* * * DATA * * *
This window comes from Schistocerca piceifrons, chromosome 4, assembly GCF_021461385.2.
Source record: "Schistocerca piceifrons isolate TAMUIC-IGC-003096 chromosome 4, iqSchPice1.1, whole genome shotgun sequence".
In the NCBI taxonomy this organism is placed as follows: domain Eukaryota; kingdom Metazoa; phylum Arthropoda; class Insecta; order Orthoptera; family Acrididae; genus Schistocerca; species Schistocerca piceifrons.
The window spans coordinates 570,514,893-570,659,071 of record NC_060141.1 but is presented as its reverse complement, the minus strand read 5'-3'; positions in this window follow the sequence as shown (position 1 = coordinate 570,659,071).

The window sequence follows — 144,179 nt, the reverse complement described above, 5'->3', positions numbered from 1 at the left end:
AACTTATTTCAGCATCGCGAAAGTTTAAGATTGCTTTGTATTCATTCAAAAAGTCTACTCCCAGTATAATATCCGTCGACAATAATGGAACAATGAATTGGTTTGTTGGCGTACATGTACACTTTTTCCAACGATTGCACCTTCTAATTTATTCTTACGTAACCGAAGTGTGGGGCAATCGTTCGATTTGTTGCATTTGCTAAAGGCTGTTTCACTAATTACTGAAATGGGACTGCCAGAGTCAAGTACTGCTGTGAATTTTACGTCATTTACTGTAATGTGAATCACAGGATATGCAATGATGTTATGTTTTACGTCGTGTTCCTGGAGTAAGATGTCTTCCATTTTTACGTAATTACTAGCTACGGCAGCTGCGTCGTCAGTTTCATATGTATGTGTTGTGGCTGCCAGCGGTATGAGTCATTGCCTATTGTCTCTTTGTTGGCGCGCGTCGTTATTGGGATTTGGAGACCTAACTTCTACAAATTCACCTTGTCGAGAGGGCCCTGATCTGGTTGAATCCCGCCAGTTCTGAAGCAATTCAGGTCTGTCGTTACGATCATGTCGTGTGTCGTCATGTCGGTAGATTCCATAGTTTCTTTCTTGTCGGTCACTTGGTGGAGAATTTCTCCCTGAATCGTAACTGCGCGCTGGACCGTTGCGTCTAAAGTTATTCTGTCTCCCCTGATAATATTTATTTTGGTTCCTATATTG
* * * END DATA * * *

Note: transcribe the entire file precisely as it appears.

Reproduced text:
This window comes from Schistocerca piceifrons, chromosome 4, assembly GCF_021461385.2.
Source record: "Schistocerca piceifrons isolate TAMUIC-IGC-003096 chromosome 4, iqSchPice1.1, whole genome shotgun sequence".
In the NCBI taxonomy this organism is placed as follows: domain Eukaryota; kingdom Metazoa; phylum Arthropoda; class Insecta; order Orthoptera; family Acrididae; genus Schistocerca; species Schistocerca piceifrons.
The window spans coordinates 570,514,893-570,659,071 of record NC_060141.1 but is presented as its reverse complement, the minus strand read 5'-3'; positions in this window follow the sequence as shown (position 1 = coordinate 570,659,071).

The window sequence follows — 144,179 nt, the reverse complement described above, 5'->3', positions numbered from 1 at the left end:
AACTTATTTCAGCATCGCGAAAGTTTAAGATTGCTTTGTATTCATTCAAAAAGTCTACTCCCAGTATAATATCCGTCGACAATAATGGAACAATGAATTGGTTTGTTGGCGTACATGTACACTTTTTCCAACGATTGCACCTTCTAATTTATTCTTACGTAACCGAAGTGTGGGGCAATCGTTCGATTTGTTGCATTTGCTAAAGGCTGTTTCACTAATTACTGAAATGGGACTGCCAGAGTCAAGTACTGCTGTGAATTTTACGTCATTTACTGTAATGTGAATCACAGGATATGCAATGATGTTATGTTTTACGTCGTGTTCCTGGAGTAAGATGTCTTCCATTTTTACGTAATTACTAGCTACGGCAGCTGCGTCGTCAGTTTCATATGTATGTGTTGTGGCTGCCAGCGGTATGAGTCATTGCCTATTGTCTCTTTGTTGGCGCGCGTCGTTATTGGGATTTGGAGACCTAACTTCTACAAATTCACCTTGTCGAGAGGGCCCTGATCTGGTTGAATCCCGCCAGTTCTGAAGCAATTCAGGTCTGTCGTTACGATCATGTCGTGTGTCGTCATGTCGGTAGATTCCATAGTTTCTTTCTTGTCGGTCACTTGGTGGAGAATTTCTCCCTGAATCGTAACTGCGCGCTGGACCGTTGCGTCTAAAGTTATTCTGTCTCCCCTGATAATATTTATTTTGGTTCCTATATTG